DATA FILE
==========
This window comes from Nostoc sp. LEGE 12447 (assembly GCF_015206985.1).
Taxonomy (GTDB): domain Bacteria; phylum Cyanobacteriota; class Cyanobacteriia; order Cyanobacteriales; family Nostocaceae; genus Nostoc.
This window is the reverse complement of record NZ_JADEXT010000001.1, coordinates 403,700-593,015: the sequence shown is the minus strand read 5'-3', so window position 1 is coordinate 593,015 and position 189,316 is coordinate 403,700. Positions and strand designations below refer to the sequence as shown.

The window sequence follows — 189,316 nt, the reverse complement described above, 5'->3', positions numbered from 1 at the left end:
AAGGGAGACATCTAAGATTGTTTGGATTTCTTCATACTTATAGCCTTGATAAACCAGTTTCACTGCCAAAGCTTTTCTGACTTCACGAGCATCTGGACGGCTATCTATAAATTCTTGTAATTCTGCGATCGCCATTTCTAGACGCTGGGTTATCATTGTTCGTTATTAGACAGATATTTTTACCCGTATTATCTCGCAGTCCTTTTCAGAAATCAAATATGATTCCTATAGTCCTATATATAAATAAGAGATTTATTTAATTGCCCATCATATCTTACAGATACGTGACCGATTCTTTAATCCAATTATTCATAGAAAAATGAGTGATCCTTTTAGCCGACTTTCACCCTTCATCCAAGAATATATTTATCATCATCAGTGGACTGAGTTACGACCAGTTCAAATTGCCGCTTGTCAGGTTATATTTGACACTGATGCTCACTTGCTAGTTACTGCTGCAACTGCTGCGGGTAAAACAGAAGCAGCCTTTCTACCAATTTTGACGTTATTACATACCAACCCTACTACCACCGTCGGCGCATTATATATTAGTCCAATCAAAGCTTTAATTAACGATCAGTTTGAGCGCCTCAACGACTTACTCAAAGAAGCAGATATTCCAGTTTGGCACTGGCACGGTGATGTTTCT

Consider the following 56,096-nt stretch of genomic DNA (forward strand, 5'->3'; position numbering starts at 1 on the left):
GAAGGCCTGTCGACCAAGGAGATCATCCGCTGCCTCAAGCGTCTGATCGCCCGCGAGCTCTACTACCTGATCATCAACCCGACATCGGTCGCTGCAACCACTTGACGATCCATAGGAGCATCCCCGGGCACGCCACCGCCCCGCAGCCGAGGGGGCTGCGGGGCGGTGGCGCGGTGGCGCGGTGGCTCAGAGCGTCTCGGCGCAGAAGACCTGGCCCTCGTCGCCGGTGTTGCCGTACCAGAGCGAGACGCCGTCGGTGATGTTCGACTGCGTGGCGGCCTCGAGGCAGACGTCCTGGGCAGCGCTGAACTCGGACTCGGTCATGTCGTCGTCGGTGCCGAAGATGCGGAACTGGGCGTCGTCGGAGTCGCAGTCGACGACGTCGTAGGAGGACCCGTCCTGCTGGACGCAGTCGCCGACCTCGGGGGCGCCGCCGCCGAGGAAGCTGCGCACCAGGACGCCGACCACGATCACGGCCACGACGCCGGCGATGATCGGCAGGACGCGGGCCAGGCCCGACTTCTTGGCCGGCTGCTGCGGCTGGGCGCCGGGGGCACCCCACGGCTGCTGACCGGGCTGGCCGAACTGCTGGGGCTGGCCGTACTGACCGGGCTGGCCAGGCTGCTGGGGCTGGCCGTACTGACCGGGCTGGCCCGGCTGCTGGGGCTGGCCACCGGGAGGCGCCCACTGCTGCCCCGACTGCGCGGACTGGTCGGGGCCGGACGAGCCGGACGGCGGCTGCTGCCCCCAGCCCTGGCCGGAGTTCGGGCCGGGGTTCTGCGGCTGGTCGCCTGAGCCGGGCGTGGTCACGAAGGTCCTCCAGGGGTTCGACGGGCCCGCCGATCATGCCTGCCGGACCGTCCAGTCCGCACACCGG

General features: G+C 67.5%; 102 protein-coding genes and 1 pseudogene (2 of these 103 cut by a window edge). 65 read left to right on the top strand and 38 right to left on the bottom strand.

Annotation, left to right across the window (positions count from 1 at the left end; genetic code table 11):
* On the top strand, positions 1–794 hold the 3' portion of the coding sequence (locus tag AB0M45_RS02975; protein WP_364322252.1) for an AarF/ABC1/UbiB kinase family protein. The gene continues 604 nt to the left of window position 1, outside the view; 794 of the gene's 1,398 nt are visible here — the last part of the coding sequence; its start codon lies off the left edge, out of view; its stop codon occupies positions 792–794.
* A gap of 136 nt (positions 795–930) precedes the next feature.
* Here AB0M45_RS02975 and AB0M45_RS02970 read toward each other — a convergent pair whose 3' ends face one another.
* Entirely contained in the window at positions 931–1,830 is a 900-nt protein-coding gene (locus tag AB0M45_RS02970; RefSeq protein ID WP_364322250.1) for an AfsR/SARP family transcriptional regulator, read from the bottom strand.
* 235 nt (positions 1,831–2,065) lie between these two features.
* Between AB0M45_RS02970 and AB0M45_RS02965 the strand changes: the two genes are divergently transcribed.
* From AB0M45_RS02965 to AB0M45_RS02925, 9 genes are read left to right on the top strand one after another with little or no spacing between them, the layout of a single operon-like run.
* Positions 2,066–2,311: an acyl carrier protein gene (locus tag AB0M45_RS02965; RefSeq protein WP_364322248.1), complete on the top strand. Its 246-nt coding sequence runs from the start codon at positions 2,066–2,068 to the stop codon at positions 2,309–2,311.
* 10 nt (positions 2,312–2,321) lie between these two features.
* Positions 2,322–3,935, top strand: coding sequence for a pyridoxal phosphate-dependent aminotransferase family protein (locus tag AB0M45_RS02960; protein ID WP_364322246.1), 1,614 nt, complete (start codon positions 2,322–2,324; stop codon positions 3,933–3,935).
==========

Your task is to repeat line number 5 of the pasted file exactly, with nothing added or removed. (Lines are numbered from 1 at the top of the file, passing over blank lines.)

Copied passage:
AAGGGAGACATCTAAGATTGTTTGGATTTCTTCATACTTATAGCCTTGATAAACCAGTTTCACTGCCAAAGCTTTTCTGACTTCACGAGCATCTGGACGGCTATCTATAAATTCTTGTAATTCTGCGATCGCCATTTCTAGACGCTGGGTTATCATTGTTCGTTATTAGACAGATATTTTTACCCGTATTATCTCGCAGTCCTTTTCAGAAATCAAATATGATTCCTATAGTCCTATATATAAATAAGAGATTTATTTAATTGCCCATCATATCTTACAGATACGTGACCGATTCTTTAATCCAATTATTCATAGAAAAATGAGTGATCCTTTTAGCCGACTTTCACCCTTCATCCAAGAATATATTTATCATCATCAGTGGACTGAGTTACGACCAGTTCAAATTGCCGCTTGTCAGGTTATATTTGACACTGATGCTCACTTGCTAGTTACTGCTGCAACTGCTGCGGGTAAAACAGAAGCAGCCTTTCTACCAATTTTGACGTTATTACATACCAACCCTACTACCACCGTCGGCGCATTATATATTAGTCCAATCAAAGCTTTAATTAACGATCAGTTTGAGCGCCTCAACGACTTACTCAAAGAAGCAGATATTCCAGTTTGGCACTGGCACGGTGATGTTTCT